Vancouver police adopt new 'street checks' policy
Policy prompted by new provincial standards, following complaints of racial bias
The Vancouver Police Department has approved a new formal policy for police street checks and stops to comply with new provincial standards that went into effect on Jan. 15.
During a street check or police stop, a person is asked for their identification and their personal information is recorded. Police consider it an important, proactive tool, but the practice has also been under scrutiny across Canada and the United States due to allegations of racial bias.
A report outlining the new policy is on the agenda at a Vancouver Police Board at a public meeting on Thursday.
Data leads to racial bias complaint
A formal complaint led the Vancouver Police Department to improve its procedures by adding more training, furthering community relationships, adding an Indigenous Liaison Protocol Officer, and release street check data annually.
In 2018, the Union of B.C. Indian Chiefs and the B.C. Civil Liberties Association asked the province's police complaints commissioner to investigate a racial disparity in the VPD's use of street checks.
The groups said Indigenous and black people were over-represented in the police practice and pointed to data released under a Freedom of Information request.
That data showed 15 per cent of all police checks between 2008 and 2017 were on Indigenous people, who make up just two per cent of the Vancouver population. Likewise, four per cent of people carded were black even though that population in Vancouver makes up less than one per cent.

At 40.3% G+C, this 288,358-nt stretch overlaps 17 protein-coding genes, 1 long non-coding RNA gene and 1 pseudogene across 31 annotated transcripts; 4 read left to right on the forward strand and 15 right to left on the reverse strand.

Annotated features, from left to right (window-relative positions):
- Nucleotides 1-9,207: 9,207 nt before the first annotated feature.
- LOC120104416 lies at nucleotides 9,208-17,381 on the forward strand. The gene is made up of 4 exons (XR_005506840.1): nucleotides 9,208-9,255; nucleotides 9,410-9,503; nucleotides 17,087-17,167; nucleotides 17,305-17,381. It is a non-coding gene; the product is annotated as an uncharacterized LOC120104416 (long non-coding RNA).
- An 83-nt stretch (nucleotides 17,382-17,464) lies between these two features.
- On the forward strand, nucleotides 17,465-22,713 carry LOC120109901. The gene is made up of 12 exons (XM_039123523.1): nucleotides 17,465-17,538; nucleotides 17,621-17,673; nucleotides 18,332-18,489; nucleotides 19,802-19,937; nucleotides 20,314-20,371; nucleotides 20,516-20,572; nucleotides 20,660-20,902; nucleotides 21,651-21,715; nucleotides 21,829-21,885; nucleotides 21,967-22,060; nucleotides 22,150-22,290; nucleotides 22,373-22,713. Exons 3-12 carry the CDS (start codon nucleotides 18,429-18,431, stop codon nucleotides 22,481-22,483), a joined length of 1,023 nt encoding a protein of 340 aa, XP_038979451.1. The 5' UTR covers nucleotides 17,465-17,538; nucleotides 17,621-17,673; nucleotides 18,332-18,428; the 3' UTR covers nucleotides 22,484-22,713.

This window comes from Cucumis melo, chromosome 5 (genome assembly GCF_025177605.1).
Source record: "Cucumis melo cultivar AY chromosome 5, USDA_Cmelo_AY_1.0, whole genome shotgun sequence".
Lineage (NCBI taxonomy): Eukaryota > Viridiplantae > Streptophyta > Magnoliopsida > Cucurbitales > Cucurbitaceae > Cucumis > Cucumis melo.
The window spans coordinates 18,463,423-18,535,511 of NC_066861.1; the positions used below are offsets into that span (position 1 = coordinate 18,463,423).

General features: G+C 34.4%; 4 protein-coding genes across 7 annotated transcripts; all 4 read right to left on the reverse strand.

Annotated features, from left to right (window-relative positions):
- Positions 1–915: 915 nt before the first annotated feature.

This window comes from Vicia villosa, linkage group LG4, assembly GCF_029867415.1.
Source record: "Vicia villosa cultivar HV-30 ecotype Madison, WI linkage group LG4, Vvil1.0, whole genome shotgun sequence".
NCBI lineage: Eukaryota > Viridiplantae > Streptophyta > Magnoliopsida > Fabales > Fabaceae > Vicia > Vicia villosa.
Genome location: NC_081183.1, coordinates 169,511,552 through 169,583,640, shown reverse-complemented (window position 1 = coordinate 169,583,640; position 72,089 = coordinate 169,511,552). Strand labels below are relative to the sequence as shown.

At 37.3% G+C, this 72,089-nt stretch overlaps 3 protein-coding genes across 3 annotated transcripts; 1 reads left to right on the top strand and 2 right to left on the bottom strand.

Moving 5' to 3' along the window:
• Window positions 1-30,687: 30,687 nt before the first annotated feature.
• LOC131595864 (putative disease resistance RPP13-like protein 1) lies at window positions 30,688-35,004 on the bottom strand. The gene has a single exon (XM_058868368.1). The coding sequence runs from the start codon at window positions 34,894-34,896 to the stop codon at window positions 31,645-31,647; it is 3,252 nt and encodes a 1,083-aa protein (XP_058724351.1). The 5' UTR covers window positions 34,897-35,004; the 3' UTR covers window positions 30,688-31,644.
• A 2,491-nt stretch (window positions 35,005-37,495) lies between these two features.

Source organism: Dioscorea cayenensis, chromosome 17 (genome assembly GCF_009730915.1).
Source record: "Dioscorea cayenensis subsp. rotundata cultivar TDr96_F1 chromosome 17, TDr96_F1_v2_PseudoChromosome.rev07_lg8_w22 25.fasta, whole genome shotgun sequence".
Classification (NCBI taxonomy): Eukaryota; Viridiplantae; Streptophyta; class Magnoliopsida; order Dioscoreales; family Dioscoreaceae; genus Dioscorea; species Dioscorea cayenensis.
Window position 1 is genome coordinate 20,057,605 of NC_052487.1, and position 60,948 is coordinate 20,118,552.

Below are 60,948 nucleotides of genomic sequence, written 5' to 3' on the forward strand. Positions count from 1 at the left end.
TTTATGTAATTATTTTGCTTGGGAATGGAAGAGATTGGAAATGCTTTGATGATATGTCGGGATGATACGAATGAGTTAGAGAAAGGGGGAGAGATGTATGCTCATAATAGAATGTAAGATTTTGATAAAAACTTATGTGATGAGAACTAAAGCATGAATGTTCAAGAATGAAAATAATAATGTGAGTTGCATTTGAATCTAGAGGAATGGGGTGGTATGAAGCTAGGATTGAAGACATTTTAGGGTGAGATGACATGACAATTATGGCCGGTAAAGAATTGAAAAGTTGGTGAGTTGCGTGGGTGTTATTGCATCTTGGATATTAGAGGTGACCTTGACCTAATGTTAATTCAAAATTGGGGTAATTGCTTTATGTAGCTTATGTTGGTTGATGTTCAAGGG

VPD Chief Constable Adam Palmer defended the force's record at the time and said checks are often the result of a member of the public calling to report suspicious activity, or a police officer coming across something suspicious during a patrol.
'Street checks' policy to provide direction and clarity
The formalized policy which was approved on Jan. 7 addresses areas of concern including bias and a person's rights during a street check.
Officers cannot make random stops, or stop someone on the sole basis of an identity factor, and officers need a "justifiable reason" to demand or request identifying information. Also an officer must take steps to ensure a person is aware of their rights during a street check and have a specific public safety purpose to ask for identifying information and tell the person of that reason.
Even so, Vancouver police said in a statement that "street checks are a valuable proactive tool for police" and play an important role in crime prevention and ensuring public safety.
For example, in its policy report, an incident is described during which police officers asked a man if he lived at a nearby home after they observed him looking into vehicles at 5 a.m. in the Kitsilano neighbourhood. It turned out there was a warrant for his arrest and he had an extensive criminal record.
According to VPD, a front-line officer uses an average of one street check per month.